Education and the Stigma of Mobile Devices

Mobile devices, such as smart phones, and educational institutions (let us say college) don't always see eye to eye. A particular event in class today made me suddenly aware of this fact. While I completely understand the stigma surrounding the use of "cell phones" in the classroom, I feel there is a whole utilitarian side of a mobile device that some teachers discredit.

Now before I begin what I'm about to say, I would like to make a disclaimer that this post is not directed towards any particular instructor of mine, but more of an observation of a student that is heavily invested in the advantages technology can give us. I completely understand and respect any teachers' decision to disallow their students to sit in class and use a phone. No teacher wants to be interrupted by an obnoxious ringtone while they are trying to teach. Nor would they want their students to be ignoring them while they text their friends about the latest shoes they purchased at the mall. I can fully understand why and how some teachers have formulated the opinions that they have about seeing a student sitting in class using a "phone".

Today as I sat in my class listening to my teacher, I had my "phone" (an Android smart phone) recording the lecture while I took down notes in a notebook (the old fashion paper kind). This is extremely handy for me because I cannot write by hand fast enough and have to paraphrase my notes. Also we are given tests based on these lectures so making sure I haven't missed anything is very helpful. This way I can go home and replay the lecture and fill in any details I may have missed. The problem here though, lies in the fact that in the beginning of the semester my instructor made perfectly clear "Turn off all phones". It is even clearly written down in the syllabus, and like I said earlier, I get that. I do in fact see some people abuse their phones in the middle of class and it annoys me as well. The thing is though, I am 100% sure that what that is really saying is "I don't want to hear your ringtone, and please do not text, talk, or play games on your phones in the middle of class." A perfectly respectable request I might add. I make it a priority to turn off my ringer the moment I walk into school and I don't text during class and I would never be so brazen as to actually carry on a conversation on my phone in the middle of class.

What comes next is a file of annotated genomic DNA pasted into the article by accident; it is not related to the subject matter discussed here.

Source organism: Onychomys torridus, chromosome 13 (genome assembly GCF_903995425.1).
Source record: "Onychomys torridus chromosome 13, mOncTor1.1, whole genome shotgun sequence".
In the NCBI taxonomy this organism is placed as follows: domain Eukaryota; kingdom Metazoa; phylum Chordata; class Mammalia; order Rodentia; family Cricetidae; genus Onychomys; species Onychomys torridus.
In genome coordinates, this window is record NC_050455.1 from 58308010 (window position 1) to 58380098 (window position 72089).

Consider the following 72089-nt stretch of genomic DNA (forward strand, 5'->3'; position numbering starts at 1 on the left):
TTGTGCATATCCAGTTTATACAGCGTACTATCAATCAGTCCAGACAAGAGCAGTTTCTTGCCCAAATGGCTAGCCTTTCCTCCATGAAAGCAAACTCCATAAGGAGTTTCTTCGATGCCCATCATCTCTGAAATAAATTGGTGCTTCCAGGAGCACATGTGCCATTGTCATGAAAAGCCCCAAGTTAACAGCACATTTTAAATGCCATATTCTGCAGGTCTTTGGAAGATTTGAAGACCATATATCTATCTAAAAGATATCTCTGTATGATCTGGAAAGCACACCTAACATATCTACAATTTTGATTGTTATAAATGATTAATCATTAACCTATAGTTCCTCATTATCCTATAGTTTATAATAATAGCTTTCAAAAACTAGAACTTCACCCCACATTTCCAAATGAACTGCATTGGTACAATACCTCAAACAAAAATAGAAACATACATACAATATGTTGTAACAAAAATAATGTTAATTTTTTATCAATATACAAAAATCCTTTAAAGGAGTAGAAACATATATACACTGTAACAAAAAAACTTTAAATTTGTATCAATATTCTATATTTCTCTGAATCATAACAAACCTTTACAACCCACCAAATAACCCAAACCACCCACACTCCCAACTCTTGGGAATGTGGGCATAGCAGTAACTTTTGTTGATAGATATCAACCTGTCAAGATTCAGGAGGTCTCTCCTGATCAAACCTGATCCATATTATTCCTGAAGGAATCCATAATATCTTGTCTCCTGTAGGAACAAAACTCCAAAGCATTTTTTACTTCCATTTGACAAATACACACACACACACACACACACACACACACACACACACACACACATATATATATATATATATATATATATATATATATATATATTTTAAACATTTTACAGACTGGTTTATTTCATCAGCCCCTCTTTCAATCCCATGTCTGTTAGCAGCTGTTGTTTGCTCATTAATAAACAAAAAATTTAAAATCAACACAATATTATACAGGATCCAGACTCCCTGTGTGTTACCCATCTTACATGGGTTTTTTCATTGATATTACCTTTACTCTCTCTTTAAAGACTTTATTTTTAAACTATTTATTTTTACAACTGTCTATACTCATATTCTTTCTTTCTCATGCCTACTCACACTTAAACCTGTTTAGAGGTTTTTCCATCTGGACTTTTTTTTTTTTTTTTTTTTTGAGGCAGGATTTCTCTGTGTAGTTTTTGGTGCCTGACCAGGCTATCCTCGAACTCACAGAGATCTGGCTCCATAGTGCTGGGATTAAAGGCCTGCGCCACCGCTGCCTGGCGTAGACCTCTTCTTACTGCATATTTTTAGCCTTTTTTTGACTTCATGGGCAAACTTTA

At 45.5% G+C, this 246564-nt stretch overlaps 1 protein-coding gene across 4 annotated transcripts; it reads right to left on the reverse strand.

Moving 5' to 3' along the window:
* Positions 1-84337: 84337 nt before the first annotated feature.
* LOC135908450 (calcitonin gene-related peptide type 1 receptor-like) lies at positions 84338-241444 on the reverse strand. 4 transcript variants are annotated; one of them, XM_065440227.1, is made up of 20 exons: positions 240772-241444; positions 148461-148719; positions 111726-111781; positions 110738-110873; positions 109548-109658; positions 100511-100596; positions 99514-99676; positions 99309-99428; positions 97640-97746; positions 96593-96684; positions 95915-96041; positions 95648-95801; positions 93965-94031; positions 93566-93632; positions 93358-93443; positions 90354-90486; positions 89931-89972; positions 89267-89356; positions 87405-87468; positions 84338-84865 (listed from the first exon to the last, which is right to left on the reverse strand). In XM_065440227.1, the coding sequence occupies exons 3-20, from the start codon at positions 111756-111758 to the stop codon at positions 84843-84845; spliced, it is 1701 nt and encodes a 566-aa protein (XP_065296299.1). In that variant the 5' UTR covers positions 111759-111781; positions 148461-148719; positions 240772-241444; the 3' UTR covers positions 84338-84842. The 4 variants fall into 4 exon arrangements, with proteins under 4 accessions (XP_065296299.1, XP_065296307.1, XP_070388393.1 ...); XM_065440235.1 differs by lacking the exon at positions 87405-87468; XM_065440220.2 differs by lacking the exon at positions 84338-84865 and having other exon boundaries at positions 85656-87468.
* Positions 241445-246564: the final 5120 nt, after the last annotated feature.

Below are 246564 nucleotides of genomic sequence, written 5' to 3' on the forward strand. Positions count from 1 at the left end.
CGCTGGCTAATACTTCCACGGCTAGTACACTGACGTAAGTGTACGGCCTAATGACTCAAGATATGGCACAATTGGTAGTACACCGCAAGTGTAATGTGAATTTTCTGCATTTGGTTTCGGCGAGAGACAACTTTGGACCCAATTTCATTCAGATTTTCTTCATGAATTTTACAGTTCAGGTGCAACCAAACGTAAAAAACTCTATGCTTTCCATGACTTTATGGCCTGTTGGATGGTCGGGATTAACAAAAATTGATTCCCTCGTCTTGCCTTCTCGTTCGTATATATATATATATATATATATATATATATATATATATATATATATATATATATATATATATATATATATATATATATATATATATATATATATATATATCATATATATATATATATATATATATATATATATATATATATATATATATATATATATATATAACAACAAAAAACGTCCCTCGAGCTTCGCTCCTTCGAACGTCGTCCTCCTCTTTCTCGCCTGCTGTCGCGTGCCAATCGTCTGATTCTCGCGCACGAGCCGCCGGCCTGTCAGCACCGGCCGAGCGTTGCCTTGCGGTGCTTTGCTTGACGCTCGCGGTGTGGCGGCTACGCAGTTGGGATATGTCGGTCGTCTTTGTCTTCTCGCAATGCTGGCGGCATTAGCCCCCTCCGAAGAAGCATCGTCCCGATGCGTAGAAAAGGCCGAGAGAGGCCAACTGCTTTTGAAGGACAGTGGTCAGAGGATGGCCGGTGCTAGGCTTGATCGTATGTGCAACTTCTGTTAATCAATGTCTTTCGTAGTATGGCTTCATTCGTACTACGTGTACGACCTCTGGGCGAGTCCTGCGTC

After the lecture was done my instructor let us know what we should read in our books for the next week.  So what do I do? I grab my mobile device and I enter my homework into my Google Calendar. This Calendar is synced to Google's cloud based calendar so no matter where I am I can check on what homework assignments I have to complete for the week and..."Turn that phone off please." These are the abrupt words I hear from my instructor, as I am "essentially" writing down my assignments for the week...but into my smart phone.

The problem here is that my "phone" is so much more capable of doing amazing things for me than simply being a phone. Yet all my instructor sees is a student "texting" in class.  In the entirety of that class today I used my mobile device to....

1.) Look up and check my teachers syllabus to see what the grade scale was for a quiz I had just received back. A syllabus that was posted online through Blackboard, and which I am able to view digitally via the Blackboard Mobile App.

2.) Brought up my dictionary.com app to look up a word that my instructor had said.

3.) Recorded an excellent lecture while I paraphrased on paper.

4.) Entered my homework into a digital web based calendar.*

*all of this was quietly done and went unnoticed until #4